Watch "On the Road with Steve Hartman: Home for the Holidays" in the video player above. And don't miss
Over the years, Steve Hartman has put people in the spotlight who are spreading holiday joy to others. One of the greatest examples is Secret Santa, an anonymous, wealthy businessman who hands out $100 bills to random strangers across the country. Viewers have seen the happy endings, but it wasn't until 2016 that we learned the humble beginnings.
The legend of Secret Santa can actually be traced back to a single act of kindness in Houston, Mississippi. It was 1971 and a homeless man had wandered into town, starving. The stranger stopped at the Dixie Diner and ordered the biggest breakfast on the menu.
His plan was to sneak out before the bill came. But the owner, a guy named Ted Horn, sensed what was about to happen. So he snuck up behind the guy with a $20 bill in his hand and said, "I think you may have dropped this."
The homeless stranger was a man named Larry Stewart, who vowed that if he ever got rich, he would return the favor in spades. Larry eventually made millions in cable and long distance and became the first Secret Santa, his identity revealed only after he was diagnosed with terminal cancer in 2006. The current Secret Santa is Larry's good friend. Over the last decade, the new Secret Santa has run the total to more than $2 million.
He doesn't always act alone. Once, in 2014, he turned to the Jackson County Sheriff's Department in Kansas City, Missouri. Secret Santa had them handing out cash to strangers. Most people weren't just blown away, they were moved to tears.
Another unlikely helper was Moses Elder. Most people ignore the homeless, but once a passerby paid Moses some attention last year, he would pay them back in cash. His mission was financed by Secret Santa and most of the money went to strangers. But he gave one man from church $400. A homeless mother got $500. In the end, Secret Santa gave Moses some money for himself, but he said that reward pales to the joy he received from helping others.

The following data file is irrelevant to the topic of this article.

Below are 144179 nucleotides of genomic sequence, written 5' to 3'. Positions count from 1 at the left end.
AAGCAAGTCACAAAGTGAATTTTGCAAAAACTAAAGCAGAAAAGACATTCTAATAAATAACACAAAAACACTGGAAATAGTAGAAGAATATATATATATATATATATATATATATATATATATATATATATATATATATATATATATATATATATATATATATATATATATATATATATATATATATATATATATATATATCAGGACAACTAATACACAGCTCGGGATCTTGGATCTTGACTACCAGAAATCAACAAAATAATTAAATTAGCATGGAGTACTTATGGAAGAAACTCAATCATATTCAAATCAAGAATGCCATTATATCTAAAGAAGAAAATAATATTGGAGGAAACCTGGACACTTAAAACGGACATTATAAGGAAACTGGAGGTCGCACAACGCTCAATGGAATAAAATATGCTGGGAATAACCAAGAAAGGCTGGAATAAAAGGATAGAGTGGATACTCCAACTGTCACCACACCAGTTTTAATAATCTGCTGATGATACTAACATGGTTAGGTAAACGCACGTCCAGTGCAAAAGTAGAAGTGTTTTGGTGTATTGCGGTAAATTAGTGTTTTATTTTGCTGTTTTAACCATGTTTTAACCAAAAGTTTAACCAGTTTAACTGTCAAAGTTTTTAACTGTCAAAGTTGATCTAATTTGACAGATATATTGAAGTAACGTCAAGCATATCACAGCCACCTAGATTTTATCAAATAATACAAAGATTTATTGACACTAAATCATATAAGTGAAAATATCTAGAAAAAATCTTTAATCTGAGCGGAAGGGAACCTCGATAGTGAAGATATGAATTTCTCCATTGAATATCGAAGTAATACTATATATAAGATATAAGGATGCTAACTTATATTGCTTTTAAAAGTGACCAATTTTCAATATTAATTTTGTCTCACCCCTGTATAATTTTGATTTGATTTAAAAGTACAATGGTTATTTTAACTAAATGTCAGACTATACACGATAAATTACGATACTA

"We changed a lot of people's lives. But I believe my life was changed the most," he said.
Home for the holidays
The very best presents don't come with price tags and don't require batteries. When Santa showed up in 2011 at Tar River Elementary near Raleigh, North Carolina, he not only brought gifts, he brought every second-grader the exact toy they'd asked for in their letters. Every kid, that is, but Bethany Arnold, who refused to ask him for a single toy.
"Dear Santa, my daddy is in Iraq. Could you bring him home for Christmas?" she asked.
Bethany's dad, Wyndal Arnold, had been in Iraq working on the country's much-needed electrical infrastructure. Over a period of two years, she had only seen him for less than two weeks. But Santa was able to make her wish come true and Wyndal surprised her, making it the best gift of all.
The gift of music
For Charlie and Dorothy Hale of Rochester, New York, every day is like Christmas morning. Bright, shiny woodwinds and worn out old trumpets, brown cardboard packages tied up with strings — used musical instruments are their favorite things.
Charlie and Dorothy started buying broken instruments a few years ago after Dorothy took a class in instrument repair. They're both in their 80s. But they're still active in their passion to restore instruments to their former glory and then give them away by the hundreds. So far, the Hales have donated nearly 1,000 instruments to the Rochester School District through the Rochester Education Foundation.
The Hales seemed oblivious to the impact they've had. But the lead teacher for the Rochester arts department said the impact has been huge.
"It's unbelievable for two humans to care so much about other people's children," said Alison Schmitt.
Remembering the past
One family in South Carolina is proudly looking to the future while never forgetting their past. As late as 1964, Bo and Lake Giles were still toiling like indentured servants. Their children said they were by far the poorest family around. They said they even prayed, "God, get us out of this situation."
But even as those prayers went unanswered, the Giles children knew there was a better life out there, because it was so tantalizingly close. From the shack where they lived, they could see another house. It's really just a modest home. But to those sharecropper's kids picking cotton, that place seemed like the Taj Mahal.
That's why it felt like liberation when a half a century later, the Giles family moved across the street into that house. Some of the siblings pooled their money to buy the property, which they're renovating to use for family reunions and holiday gatherings. Eventually the plan is to put the house in a trust so future generations of Giles will know the story and learn the lesson that poverty doesn't have to beget poverty, that through education and determination, poverty can breed success.
This holiday season, many American's will be unwrapping presents. But for families like the Giles, the greatest gift is the only gift that truly keeps on giving — the sacrifice of those who made all this possible.
To contact On the Road, or to send us a story idea, email us: OnTheRoad@cbsnews.com.